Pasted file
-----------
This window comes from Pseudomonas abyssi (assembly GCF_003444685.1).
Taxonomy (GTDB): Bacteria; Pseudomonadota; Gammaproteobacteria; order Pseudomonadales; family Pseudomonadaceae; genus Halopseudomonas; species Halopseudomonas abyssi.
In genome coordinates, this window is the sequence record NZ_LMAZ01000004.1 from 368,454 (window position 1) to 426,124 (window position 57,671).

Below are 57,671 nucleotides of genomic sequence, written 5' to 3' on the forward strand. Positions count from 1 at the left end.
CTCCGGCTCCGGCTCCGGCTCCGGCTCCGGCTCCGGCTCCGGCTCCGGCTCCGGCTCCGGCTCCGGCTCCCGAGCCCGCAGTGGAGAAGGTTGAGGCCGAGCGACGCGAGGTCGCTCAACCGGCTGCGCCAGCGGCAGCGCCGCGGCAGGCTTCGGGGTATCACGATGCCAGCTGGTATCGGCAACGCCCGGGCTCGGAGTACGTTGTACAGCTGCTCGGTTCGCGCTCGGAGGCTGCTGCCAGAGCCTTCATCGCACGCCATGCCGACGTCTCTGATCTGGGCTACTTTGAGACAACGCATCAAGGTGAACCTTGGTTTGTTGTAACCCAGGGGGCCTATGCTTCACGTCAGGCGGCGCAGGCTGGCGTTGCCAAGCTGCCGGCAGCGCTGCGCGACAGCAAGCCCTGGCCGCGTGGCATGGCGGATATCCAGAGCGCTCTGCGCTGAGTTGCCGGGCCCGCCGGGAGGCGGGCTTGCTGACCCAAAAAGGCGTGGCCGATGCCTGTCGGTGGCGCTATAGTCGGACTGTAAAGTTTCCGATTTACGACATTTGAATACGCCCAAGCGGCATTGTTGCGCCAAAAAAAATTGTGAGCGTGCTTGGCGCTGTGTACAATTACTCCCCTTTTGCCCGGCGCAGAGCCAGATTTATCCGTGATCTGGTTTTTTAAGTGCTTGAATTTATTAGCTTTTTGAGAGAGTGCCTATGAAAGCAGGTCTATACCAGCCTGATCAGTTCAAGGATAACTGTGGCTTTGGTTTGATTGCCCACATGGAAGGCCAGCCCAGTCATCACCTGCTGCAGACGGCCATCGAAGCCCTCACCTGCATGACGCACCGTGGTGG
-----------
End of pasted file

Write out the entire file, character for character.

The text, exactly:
This window comes from Pseudomonas abyssi (assembly GCF_003444685.1).
Taxonomy (GTDB): Bacteria; Pseudomonadota; Gammaproteobacteria; order Pseudomonadales; family Pseudomonadaceae; genus Halopseudomonas; species Halopseudomonas abyssi.
In genome coordinates, this window is the sequence record NZ_LMAZ01000004.1 from 368,454 (window position 1) to 426,124 (window position 57,671).

Below are 57,671 nucleotides of genomic sequence, written 5' to 3' on the forward strand. Positions count from 1 at the left end.
CTCCGGCTCCGGCTCCGGCTCCGGCTCCGGCTCCGGCTCCGGCTCCGGCTCCGGCTCCGGCTCCGGCTCCCGAGCCCGCAGTGGAGAAGGTTGAGGCCGAGCGACGCGAGGTCGCTCAACCGGCTGCGCCAGCGGCAGCGCCGCGGCAGGCTTCGGGGTATCACGATGCCAGCTGGTATCGGCAACGCCCGGGCTCGGAGTACGTTGTACAGCTGCTCGGTTCGCGCTCGGAGGCTGCTGCCAGAGCCTTCATCGCACGCCATGCCGACGTCTCTGATCTGGGCTACTTTGAGACAACGCATCAAGGTGAACCTTGGTTTGTTGTAACCCAGGGGGCCTATGCTTCACGTCAGGCGGCGCAGGCTGGCGTTGCCAAGCTGCCGGCAGCGCTGCGCGACAGCAAGCCCTGGCCGCGTGGCATGGCGGATATCCAGAGCGCTCTGCGCTGAGTTGCCGGGCCCGCCGGGAGGCGGGCTTGCTGACCCAAAAAGGCGTGGCCGATGCCTGTCGGTGGCGCTATAGTCGGACTGTAAAGTTTCCGATTTACGACATTTGAATACGCCCAAGCGGCATTGTTGCGCCAAAAAAAATTGTGAGCGTGCTTGGCGCTGTGTACAATTACTCCCCTTTTGCCCGGCGCAGAGCCAGATTTATCCGTGATCTGGTTTTTTAAGTGCTTGAATTTATTAGCTTTTTGAGAGAGTGCCTATGAAAGCAGGTCTATACCAGCCTGATCAGTTCAAGGATAACTGTGGCTTTGGTTTGATTGCCCACATGGAAGGCCAGCCCAGTCATCACCTGCTGCAGACGGCCATCGAAGCCCTCACCTGCATGACGCACCGTGGTGG